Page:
A Martin Luther King, Jr. Day resolution

“Whites, it must frankly be said, are not putting in a similar mass effort to reeducate themselves out of their racial ignorance. It is an aspect of their sense of superiority that the white people of America believe they have so little to learn.”

-Rev. Dr. Martin Luther King, Jr., in his 1967 book Where Do We Go from Here: Chaos or Community?

Remington Gregg reminded me of that observation today in this Twitter thread “on lesser quoted words of Dr. King and sitting in your discomfort as a white person in America.”

As 2020 began, one of my goals was to put a lot of writing energy into coverage of racial disparities or other topics particularly impacting people of color in Iowa. I got off to a decent start a few days into the year with a deep dive Julián Castro’s critique of the Iowa caucuses, which was partly grounded in this state’s relative lack of diversity. I marked the last Martin Luther King, Jr. Day with a post about an exhibit on “redlining” and other racist housing policies in Des Moines. That piece ended up among the 25 most-viewed that Bleeding Heartland published during a year of higher traffic than ever.

But as the year progressed, other pressing political topics–the Iowa caucuses and their aftermath, turnover on the Iowa Supreme Court, the Iowa legislative session, a huge number of competitive election campaigns, and of course the the coronavirus pandemic–consumed most of my headspace.

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Guerrillas in our midst

Ira Lacher wonders, “Will America bring to bear on white-power domestic terrorists the same tools it hauled out to fight ‘Muslim extremists’ after 9/11?” -promoted by Laura Belin

Donald Trump didn’t start the white supremacy fire; it was always burning since Europeans used the fabricated concept of “race” to justify human slavery.

Of course, no president has used it to justify his election and call for re-election. In his 2016 campaign and four-year reign of terror, Trump emitted enough dog whistles to stage his own Iditarod.

But until an organized, armed phalanx of militant white people pillaged the U.S. Capitol on January 6, threatening the vice president and Congressional leaders, the existence of a longstanding white-power militant movement escaped the myopia of most Americans.

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Provider practices in Iowa lead to more c-sections, complications

Rachel Bruns continues a series of posts addressing the quality of maternal health care in Iowa. -promoted by Laura Belin

My first post here addressed a number of outdated and non evidence based practices that continue in Iowa. My second post addressed how expanding access to midwives could help improve access to quality care, reduce the incidence of cesareans, and save lives.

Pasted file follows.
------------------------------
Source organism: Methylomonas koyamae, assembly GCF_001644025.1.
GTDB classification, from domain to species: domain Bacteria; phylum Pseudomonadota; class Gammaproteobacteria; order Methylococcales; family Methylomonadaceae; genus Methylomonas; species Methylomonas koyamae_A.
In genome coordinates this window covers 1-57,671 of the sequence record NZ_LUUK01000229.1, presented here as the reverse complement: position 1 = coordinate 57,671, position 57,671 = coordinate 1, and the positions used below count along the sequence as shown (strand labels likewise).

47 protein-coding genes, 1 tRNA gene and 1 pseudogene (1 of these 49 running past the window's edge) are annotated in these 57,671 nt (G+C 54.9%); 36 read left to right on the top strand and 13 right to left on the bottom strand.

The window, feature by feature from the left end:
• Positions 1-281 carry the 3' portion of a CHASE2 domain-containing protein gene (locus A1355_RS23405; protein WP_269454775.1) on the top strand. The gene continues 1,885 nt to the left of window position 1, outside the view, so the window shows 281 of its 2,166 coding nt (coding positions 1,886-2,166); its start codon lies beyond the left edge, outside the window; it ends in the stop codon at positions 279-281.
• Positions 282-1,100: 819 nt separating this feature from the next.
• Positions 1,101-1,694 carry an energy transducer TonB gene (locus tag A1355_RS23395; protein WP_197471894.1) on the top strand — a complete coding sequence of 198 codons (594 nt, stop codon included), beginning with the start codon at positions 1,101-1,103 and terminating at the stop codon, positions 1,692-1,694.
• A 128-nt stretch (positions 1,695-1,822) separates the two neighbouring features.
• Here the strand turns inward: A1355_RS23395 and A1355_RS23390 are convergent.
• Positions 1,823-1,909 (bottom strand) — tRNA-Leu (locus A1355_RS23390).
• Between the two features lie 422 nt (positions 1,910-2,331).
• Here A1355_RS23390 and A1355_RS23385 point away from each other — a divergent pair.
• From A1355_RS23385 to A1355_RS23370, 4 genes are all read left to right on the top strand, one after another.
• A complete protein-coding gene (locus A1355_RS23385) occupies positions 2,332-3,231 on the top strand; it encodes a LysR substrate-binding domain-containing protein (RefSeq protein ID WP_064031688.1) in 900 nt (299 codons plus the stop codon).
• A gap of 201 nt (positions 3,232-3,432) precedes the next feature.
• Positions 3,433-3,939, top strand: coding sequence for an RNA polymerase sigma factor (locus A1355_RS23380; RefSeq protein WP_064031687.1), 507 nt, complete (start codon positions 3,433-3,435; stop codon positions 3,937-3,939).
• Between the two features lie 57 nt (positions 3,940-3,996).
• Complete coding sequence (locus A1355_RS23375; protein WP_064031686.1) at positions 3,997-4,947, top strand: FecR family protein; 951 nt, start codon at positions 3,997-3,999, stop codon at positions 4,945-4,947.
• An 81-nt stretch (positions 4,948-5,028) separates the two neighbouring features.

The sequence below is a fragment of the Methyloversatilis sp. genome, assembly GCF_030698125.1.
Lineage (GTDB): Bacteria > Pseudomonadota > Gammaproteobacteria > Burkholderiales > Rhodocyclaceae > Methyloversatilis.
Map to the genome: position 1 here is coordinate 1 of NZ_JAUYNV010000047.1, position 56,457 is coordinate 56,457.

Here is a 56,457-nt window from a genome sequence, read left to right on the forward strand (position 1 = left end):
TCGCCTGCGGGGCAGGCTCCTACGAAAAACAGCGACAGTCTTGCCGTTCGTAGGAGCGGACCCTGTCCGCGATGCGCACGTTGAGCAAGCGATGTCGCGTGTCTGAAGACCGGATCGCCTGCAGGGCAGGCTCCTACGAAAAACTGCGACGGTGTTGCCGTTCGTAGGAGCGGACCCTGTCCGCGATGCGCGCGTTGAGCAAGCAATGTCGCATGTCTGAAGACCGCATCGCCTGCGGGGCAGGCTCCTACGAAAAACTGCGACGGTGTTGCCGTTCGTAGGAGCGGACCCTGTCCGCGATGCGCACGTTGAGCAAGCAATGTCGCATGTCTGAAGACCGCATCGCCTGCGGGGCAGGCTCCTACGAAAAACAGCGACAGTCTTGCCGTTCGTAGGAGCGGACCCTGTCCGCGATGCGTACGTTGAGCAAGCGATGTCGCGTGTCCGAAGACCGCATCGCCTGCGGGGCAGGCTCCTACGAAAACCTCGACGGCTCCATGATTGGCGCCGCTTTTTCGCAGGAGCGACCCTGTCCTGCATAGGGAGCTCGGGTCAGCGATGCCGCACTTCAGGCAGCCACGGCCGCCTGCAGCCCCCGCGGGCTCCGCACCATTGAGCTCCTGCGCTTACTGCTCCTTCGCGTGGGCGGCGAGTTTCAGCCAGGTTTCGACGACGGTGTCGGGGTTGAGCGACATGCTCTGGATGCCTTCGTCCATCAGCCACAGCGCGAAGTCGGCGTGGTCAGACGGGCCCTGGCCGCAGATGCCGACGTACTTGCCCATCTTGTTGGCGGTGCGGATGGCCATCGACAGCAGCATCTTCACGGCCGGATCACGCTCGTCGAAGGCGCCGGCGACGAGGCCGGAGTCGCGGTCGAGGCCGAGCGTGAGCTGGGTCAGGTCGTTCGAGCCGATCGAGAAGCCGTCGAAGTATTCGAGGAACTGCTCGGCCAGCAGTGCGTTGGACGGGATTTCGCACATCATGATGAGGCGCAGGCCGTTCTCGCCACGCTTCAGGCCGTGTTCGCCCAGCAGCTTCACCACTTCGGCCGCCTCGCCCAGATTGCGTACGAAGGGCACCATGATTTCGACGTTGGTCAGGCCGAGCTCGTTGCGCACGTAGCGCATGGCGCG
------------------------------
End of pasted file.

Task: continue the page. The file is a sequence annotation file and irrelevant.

This post will continue on those themes addressing additional practices of concern surrounding cesareans and vaginal birth after cesarean (VBAC).

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Birthing a conference: A celebration of Black kin

Des Moines-based holistic doula and lactation counselor Olivia Samples first published this post on Kismet Doula Services’ blog. -promoted by Laura Belin

Last year I attended two conferences centered around Black Maternal Health. After the first one I attended, I had a dance party in my room to the playlist they sent us. The discussion, resources, and connection I got from this event totally filled my cup; left me energized and ready for more.

A few weeks later, during the second conference, I felt the anger rising from my gut into my face. I cried and stepped away after hearing so many statistics of the disparities for Black birthing people in Iowa. I learned a lot from other sessions throughout the conference, but at the end of the day, I closed my laptop, journaled, and took a nap.

Something that sticks out from the entry that day:

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The story and stamp of the 442nd — Overdue, but so timely

Herb Strentz recalls the 442nd Regimental Combat Team, comprised of second-generation Nisei (Japanese-Americans) who fought for the U.S. during World War II. -promoted by Laura Belin

Not often is something timely when it is 70 to 75 years overdue.

But that is the case with an upcoming 2021 commemorative stamp, a tribute to World War II patriotism.

The nation finally is giving such recognition to some 33,000 Japanese-Americans who served in U.S. armed forces in World War II. At the heart of this recognition are the combined 100th Infantry Battalion and 442nd Regimental Combat Team, comprised of second-generation Nisei, American citizens by birth. The 442nd became the most decorated American military unit ever for its size and length of service.

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Populisms Left and Right

John Whiston contrasts two strains of American populism and ponders how a populist agenda could unite diverse Democratic constituencies.-promoted by Laura Belin

You hear a lot of anxiety these days about the rising tide of “right-wing populism.” How in God’s name did Donald Trump increase his share of the vote in localities like Lee and Clinton counties in Iowa and Kenosha and Dunn ounties in Wisconsin?  So, maybe it’s time to take a step back and think about what “populism” really means – today, historically,  and for the American future.

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